taking place in Ireland, but also “sending our warm regards to our Irish brethren of Carmen de Areco, who…celebrate the occasion so patriotically and becomingly,” the editors demonstrate the truly international nature of the celebration for O’Connell’s centenary.71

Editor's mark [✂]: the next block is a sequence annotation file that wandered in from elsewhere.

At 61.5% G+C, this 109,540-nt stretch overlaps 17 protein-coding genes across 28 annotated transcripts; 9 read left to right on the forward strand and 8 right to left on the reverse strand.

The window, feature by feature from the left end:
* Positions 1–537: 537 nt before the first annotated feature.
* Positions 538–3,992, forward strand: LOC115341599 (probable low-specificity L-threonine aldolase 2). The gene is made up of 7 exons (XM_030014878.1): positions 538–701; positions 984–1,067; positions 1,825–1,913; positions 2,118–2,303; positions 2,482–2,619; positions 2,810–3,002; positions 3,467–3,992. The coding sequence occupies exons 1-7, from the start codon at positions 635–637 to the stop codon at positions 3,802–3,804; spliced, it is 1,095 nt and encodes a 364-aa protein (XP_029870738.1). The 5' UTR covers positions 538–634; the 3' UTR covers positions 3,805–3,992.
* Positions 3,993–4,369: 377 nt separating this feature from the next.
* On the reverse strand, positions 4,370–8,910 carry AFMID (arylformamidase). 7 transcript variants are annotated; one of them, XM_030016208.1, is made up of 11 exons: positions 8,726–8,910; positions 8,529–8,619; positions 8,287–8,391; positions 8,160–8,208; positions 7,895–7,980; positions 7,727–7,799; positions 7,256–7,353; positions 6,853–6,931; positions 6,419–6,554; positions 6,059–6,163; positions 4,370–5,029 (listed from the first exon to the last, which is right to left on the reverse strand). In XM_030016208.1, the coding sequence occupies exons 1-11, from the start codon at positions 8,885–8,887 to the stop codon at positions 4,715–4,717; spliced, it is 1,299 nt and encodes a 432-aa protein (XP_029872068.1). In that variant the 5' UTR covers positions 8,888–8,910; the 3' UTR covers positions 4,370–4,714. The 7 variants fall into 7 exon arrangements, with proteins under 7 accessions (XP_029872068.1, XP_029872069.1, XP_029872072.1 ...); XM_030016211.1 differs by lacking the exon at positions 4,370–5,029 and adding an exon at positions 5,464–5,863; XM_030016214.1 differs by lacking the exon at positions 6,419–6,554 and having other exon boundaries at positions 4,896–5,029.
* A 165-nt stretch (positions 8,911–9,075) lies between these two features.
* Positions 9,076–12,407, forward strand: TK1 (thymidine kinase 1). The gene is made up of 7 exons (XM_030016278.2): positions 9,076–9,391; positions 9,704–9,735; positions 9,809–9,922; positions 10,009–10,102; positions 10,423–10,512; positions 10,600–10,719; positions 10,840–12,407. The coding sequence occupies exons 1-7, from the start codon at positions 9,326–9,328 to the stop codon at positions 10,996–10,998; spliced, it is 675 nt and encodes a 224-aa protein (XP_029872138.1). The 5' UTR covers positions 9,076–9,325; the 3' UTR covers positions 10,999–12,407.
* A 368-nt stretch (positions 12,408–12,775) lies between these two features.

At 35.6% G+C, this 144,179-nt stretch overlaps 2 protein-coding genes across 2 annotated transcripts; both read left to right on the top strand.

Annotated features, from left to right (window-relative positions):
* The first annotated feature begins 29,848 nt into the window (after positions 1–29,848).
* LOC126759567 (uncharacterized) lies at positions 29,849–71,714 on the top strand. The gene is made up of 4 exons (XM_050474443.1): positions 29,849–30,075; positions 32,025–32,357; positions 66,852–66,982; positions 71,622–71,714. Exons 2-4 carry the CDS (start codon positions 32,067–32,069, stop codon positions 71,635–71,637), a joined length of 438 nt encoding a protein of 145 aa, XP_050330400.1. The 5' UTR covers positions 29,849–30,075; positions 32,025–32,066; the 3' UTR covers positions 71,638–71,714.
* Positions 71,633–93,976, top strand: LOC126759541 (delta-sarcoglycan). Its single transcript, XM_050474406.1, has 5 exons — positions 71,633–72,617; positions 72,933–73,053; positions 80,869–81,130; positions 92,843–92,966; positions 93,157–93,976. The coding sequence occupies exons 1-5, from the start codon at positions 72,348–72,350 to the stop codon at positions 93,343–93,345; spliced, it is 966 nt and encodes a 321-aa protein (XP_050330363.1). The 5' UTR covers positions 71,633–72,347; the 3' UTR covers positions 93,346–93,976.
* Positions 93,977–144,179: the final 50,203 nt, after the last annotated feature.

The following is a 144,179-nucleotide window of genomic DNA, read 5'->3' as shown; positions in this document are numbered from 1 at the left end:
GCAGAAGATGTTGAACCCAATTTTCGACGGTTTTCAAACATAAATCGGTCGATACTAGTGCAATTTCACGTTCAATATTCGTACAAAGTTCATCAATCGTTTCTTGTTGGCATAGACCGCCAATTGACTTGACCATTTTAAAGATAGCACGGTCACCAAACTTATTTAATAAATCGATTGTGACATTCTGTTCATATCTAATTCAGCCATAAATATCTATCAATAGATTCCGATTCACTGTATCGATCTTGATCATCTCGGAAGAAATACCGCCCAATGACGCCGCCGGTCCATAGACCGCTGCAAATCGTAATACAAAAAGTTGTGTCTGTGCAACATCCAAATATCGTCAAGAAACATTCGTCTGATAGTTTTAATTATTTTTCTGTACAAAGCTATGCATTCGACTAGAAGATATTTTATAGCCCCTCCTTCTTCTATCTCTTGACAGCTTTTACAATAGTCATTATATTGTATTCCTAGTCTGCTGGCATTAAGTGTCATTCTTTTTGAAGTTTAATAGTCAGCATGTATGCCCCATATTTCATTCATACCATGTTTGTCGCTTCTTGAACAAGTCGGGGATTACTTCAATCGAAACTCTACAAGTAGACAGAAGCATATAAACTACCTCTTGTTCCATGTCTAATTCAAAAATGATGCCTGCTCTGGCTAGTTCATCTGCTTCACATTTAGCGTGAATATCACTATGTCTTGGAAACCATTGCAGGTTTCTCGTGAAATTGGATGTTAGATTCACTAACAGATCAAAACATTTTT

“The editors actively celebrated government and military efforts to put down Indian violence ...” gentleman, “offering him [Stephney] the choice of either pair of pistols.”66 Despite his personal victory, the story ends with a focus on the past injustices the Irish faced, regardless of how they reacted to them. Irish Catholic readers would walk away from this story with a sense of pride in the conduct of their countryman, but also reminded of the subjugation of the Irish. The editors of The Southern Cross did not curb their criticisms of restrictive English policies that suppressed Irish unrest over the issue of home rule, a nationalist movement begun in the mid-nineteenth century that campaigned for Irish selfgovernance. They announced in 1889: “it would seem that the English Government are determined to renew all the horrors of the Penal Days in Ireland.”67 They felt particularly targeted by the laws which allowed for the governing of Ireland by mainly Protestant English officials. Though increasingly ignored in the eighteenth century, the Penal Laws were only officially nullified by the Catholic Emancipation Act of 1829.68 The alarmist language of the newspaper indicates the editors’ investment in events happening in Ireland as well as their eagerness to inform their readers of them. It also demonstrates the tendency of The Southern Cross’s editors to frame current events in Ireland within the context of the past, which allowed their readers to understand the present situation in Ireland through their own past experiences and memories, or the historical memory of the Irish people, thus connecting them emotionally to happenings in a distant Ireland. Even if Irish immigrants in Argentina had no personal memories of such events, these stories put a face to the consequences of British rule. Though their past contained dark days of subjugation, the Irish also celebrated heroes who fought against English Protestant tyranny. In a tone reminiscent of the praise sung for Saint Patrick, The Southern Cross heralded the celebration of Irish nationalist politician Daniel O’Connell’s centenary by noting that “all over the world meetings are being held, orations spoken, processions formed, masses sung, and Irishmen are seeking channels through which to express their gratitude to the Liberator…heart and soul we unite with our countrymen, at home and abroad, in honoring O’Connell’s centenary.”69 The newspaper editors hailed an Irish people united “heart and soul” around a figure embodying patriotic devotion.70 By reporting not only on the speeches and masses